1. Every amendment to Sebi Act came after ‘grave episode’: U K Sinha

Every amendment to Sebi Act came after ‘grave episode’: U K Sinha

Had Harshad Mehta scam not happened, the Sebi Act would not have been enacted, the regulatory body's chief U K Sinha said today, underlining that every subsequent amendment to the law came after a "grave episode".

By: | New Delhi | Published: October 7, 2016 5:54 PM
"Almost every subsequent amendment of Sebi Act has been undertaken after a grave episode has highlighted lacuna and shortcoming in its legal provisions. Often, these changes have been brought about through ordinance first without waiting for a formal enactment," Sinha said. (PTI) “Almost every subsequent amendment of Sebi Act has been undertaken after a grave episode has highlighted lacuna and shortcoming in its legal provisions. Often, these changes have been brought about through ordinance first without waiting for a formal enactment,” Sinha said. (PTI)

Had Harshad Mehta scam not happened, the Sebi Act would not have been enacted, the regulatory body’s chief U K Sinha said today, underlining that every subsequent amendment to the law came after a “grave episode”.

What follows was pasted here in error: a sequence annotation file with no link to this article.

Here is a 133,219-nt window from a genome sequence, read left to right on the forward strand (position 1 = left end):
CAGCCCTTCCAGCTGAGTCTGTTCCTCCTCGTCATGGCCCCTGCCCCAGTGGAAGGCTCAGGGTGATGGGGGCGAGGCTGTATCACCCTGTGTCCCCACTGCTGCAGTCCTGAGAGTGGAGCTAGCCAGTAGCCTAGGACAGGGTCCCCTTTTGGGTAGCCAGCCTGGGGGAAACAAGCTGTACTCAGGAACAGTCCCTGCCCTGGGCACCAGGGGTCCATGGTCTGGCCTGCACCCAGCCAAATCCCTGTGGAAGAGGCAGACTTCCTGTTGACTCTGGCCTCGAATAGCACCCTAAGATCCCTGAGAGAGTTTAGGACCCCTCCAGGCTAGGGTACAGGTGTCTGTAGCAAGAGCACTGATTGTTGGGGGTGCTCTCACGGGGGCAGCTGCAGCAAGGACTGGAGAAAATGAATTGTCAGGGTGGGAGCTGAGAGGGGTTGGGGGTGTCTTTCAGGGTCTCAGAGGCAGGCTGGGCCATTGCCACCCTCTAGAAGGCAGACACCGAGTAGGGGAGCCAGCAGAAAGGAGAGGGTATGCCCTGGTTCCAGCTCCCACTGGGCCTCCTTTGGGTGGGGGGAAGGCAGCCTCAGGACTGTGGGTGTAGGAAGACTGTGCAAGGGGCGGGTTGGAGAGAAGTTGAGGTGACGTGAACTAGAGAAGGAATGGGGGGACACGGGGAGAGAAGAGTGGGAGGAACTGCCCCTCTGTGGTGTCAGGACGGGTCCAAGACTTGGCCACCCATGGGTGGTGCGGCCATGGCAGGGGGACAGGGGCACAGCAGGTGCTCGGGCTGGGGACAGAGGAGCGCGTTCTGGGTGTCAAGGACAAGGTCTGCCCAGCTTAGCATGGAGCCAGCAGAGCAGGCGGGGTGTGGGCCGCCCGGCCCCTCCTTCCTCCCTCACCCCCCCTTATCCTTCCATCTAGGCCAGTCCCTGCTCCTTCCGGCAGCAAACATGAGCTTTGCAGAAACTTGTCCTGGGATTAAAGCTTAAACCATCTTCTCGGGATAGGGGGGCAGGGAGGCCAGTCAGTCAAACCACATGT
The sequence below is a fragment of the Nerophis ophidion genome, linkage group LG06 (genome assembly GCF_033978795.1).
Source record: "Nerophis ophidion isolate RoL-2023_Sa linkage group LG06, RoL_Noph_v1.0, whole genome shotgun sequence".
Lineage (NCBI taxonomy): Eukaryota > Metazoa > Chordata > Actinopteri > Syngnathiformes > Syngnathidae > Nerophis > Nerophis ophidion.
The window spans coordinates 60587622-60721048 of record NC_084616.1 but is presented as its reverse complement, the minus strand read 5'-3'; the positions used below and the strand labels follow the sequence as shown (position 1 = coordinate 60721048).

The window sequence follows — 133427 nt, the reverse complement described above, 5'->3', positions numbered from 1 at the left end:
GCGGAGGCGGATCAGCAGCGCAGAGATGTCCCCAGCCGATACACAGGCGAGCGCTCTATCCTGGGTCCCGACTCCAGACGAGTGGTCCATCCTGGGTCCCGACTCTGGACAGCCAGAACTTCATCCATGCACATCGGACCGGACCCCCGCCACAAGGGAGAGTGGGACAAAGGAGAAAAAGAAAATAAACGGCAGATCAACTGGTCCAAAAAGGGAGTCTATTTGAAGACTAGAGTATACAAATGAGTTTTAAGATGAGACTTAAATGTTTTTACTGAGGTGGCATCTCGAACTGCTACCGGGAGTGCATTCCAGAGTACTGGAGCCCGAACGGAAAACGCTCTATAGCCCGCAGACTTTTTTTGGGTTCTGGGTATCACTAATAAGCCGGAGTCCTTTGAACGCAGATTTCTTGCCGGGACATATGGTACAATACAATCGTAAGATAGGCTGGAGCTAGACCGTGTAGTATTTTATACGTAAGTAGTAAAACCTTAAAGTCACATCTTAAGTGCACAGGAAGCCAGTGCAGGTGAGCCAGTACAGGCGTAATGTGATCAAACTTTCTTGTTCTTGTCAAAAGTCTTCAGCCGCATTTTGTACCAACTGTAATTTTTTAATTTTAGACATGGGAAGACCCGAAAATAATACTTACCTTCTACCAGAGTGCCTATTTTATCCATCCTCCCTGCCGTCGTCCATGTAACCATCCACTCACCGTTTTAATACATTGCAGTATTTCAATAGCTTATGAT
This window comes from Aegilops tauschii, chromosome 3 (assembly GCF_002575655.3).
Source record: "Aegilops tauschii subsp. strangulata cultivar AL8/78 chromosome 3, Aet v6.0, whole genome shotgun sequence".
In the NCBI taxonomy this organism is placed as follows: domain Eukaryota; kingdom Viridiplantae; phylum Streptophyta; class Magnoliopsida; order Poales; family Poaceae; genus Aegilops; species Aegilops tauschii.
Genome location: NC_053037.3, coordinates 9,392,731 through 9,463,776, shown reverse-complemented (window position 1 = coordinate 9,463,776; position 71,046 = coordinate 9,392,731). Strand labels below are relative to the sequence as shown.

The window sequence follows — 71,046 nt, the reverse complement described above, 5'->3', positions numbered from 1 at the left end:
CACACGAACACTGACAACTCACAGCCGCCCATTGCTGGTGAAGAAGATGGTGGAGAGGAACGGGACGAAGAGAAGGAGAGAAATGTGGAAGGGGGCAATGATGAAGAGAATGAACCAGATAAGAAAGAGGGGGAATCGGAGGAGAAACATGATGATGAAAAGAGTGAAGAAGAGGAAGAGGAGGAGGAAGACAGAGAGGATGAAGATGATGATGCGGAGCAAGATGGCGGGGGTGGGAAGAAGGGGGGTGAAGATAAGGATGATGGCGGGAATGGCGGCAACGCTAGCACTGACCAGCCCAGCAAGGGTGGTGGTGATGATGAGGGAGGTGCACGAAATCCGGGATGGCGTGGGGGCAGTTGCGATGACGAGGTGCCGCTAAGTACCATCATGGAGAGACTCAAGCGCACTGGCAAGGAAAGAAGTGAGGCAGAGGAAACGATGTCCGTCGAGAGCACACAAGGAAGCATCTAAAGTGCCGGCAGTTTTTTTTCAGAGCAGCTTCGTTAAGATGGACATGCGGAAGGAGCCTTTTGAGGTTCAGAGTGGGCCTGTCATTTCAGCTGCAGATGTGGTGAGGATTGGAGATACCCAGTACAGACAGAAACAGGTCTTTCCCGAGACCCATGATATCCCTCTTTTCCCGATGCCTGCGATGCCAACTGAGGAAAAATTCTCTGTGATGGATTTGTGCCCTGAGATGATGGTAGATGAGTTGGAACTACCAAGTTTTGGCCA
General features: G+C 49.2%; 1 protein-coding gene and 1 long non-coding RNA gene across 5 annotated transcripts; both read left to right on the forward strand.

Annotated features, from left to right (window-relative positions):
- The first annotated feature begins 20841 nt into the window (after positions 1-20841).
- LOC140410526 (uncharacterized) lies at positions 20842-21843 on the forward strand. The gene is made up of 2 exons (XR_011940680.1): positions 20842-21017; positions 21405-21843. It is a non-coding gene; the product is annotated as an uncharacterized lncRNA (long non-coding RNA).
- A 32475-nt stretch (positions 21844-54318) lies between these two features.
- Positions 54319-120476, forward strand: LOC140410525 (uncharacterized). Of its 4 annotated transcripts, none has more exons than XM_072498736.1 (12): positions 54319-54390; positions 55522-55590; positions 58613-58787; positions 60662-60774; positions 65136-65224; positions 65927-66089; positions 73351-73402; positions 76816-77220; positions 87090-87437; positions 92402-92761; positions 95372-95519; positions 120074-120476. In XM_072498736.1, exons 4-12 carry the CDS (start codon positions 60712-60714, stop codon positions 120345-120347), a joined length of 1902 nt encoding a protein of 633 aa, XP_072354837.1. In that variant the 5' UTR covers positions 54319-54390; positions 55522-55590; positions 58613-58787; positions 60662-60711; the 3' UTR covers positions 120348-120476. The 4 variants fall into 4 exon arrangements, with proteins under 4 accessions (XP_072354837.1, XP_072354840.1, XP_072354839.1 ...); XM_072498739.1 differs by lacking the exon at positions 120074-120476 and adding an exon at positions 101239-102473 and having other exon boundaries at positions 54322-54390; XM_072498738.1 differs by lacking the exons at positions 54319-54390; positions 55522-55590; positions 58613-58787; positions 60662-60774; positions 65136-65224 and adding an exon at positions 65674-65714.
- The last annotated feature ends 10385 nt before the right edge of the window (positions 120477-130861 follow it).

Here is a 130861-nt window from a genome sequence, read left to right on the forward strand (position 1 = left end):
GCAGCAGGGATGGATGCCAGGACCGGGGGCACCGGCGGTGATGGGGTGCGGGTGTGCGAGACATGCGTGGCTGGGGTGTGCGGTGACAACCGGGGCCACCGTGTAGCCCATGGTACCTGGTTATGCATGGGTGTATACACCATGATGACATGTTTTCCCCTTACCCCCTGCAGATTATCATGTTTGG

The extent of delegating powers to regulators for protecting public interests is often a matter of intense debate, the Sebi Chairman said, adding that such debates are not unique to India.

“While the foundation of Sebi was laid in 1988, the Sebi Act would not have been enacted if the Harshad Mehta scam had not happened.

“Almost every subsequent amendment of Sebi Act has been undertaken after a grave episode has highlighted lacuna and shortcoming in its legal provisions. Often, these changes have been brought about through ordinance first without waiting for a formal enactment,” Sinha said.

Mehta was an Indian stockbroker who hit the headlines for the notorious security scam of 1992 and was engaged in a massive stock manipulation scheme.

Sinha said also mentioned that the US SEC came into existence after millions of people lost their savings during the Great Depression.

“US SEC (Securities and Exchange Commission) could not have been created if millions of people had not lost their life long savings in the decline of the securities market during the Great Depression,” he said.

Giving the JRD Tata Memorial lecture, Sinha said the US did not have a Federal Reserve till 1920s even though serious liquidity crisis arose in 1907 and repeated thereafter.

At that time, a group of senior bankers became the liquidity providers, but questions arose about conflict of interest as the same bankers gained substantially on their investments, he noted.

The lecture was organised by industry body Assocham.

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